The itemized and verified bill of costs filed with the Clerk included the disputed bill of costs submitted by the printer, J. D. Reardon Company of Detroit, Michigan, which is not in the area where the Clerk's office is located in Cincinnati. The bill of the Detroit printer amounts to $21.85 per page, whereas the rate for printing briefs and appendices in Cincinnati ranges from $6.50 to $10. per page.
In Sivertsen v. Guardian Life Ins. Co. of America, 423 F.2d 443 (4th Cir. 1970), the Court held:
The appellant has filed a motion under Appellate Rule 30(b) seeking to have imposed on Guardian a portion of the costs on appeal. Our review of the joint appendix leads us to conclude that Guardian has caused matters to be included in the joint appendix unnecessarily, and we therefore direct that $485.56 of the printing costs be paid by Guardian. (Id. at 446)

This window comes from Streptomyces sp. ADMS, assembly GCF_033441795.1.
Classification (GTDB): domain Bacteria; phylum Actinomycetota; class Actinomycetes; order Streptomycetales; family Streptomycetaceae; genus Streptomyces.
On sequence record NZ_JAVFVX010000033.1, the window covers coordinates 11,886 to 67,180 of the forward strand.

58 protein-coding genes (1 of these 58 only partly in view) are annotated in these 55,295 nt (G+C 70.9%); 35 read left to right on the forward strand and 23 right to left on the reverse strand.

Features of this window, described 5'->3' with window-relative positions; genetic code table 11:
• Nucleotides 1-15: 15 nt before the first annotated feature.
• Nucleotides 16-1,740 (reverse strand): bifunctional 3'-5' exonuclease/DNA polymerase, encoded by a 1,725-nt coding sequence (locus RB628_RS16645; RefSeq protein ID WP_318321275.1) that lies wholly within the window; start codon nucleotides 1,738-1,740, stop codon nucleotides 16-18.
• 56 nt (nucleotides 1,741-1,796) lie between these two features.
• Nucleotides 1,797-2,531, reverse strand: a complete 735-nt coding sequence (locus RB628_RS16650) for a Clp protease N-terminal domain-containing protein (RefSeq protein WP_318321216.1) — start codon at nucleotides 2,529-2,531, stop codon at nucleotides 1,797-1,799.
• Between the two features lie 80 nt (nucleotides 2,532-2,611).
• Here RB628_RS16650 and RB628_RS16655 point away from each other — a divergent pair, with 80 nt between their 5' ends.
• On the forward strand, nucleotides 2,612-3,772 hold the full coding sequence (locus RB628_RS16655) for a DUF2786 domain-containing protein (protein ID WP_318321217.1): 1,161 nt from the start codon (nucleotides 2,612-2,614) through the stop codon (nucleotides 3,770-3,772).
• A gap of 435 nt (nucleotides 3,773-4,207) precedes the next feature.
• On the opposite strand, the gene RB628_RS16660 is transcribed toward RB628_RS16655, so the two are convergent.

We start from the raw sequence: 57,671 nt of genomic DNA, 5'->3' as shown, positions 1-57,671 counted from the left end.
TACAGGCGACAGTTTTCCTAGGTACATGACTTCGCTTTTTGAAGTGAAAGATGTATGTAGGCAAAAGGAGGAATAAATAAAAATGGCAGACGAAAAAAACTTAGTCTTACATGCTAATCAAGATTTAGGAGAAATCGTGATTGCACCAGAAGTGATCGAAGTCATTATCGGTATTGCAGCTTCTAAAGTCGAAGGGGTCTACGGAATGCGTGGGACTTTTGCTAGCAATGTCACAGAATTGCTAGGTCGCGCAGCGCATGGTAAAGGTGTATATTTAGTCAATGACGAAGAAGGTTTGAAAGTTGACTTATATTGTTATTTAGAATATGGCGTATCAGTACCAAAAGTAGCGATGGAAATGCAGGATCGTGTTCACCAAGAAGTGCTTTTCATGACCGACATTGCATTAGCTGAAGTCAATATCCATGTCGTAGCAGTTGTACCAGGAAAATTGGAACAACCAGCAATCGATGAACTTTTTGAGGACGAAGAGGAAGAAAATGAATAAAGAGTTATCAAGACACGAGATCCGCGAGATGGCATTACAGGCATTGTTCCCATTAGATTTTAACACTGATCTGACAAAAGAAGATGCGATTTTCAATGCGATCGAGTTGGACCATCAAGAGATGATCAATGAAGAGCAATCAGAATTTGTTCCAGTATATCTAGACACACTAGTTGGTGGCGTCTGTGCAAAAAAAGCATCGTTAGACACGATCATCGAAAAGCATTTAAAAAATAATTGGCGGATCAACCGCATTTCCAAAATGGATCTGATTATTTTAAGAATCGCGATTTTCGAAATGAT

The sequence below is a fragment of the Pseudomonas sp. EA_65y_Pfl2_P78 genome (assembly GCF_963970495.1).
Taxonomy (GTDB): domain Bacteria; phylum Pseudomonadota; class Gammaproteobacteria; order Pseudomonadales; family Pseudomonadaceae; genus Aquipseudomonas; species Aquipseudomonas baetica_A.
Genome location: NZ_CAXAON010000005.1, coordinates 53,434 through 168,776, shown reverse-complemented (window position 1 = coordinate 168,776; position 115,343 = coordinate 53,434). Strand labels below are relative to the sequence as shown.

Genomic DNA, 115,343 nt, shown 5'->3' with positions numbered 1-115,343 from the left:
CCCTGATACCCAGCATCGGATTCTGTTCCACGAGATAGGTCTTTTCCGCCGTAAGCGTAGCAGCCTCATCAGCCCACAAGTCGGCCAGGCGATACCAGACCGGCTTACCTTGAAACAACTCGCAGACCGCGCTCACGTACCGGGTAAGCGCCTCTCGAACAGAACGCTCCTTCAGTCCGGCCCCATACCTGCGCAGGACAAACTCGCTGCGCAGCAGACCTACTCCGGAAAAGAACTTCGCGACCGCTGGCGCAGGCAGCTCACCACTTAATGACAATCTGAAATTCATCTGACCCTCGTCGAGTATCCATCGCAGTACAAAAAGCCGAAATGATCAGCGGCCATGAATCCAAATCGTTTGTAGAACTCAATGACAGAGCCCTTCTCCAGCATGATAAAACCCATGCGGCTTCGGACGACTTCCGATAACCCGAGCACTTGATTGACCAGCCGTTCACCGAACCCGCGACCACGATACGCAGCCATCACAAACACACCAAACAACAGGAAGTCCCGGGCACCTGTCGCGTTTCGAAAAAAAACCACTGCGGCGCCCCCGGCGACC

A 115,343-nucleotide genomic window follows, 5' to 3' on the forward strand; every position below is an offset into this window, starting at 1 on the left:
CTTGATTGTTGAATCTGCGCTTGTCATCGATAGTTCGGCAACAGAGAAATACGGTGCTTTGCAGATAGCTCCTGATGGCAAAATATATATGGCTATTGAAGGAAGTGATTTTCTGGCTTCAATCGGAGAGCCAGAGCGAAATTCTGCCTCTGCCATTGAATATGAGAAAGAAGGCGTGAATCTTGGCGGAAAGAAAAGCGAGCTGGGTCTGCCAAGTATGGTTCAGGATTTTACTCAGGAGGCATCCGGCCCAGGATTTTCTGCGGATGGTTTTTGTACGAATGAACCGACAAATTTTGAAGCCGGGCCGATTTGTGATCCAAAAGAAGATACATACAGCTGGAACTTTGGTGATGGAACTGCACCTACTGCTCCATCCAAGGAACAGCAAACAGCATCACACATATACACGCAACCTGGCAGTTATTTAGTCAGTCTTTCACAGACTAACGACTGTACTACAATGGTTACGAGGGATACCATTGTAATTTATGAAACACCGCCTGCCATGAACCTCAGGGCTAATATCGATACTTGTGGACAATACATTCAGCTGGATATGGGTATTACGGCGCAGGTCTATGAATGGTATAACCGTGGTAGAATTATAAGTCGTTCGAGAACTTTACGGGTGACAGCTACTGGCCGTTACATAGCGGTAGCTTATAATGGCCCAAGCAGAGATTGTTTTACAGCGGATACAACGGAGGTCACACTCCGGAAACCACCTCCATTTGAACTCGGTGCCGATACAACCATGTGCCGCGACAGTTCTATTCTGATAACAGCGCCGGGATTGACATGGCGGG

To put it mildly, we were astounded at the amount of the bill of costs submitted by the printer and at some of the items included therein. We would not approve any such bill. It exceeds the amount charged for such work in the Cincinnati area, and to the extent of the excess it must be disallowed.
We were also astonished at the size of the appendix which consists of sixteen volumes, a large portion of which in our opinion was unnecessary.
Appellants have submitted affidavits of Arthur Staton, Jr., counsel of record for KBE, and his secretary, Frances Smith, pointing out the unnecessary portions of the appendix. Briefs were filed by appellants and appellees in support of their contentions.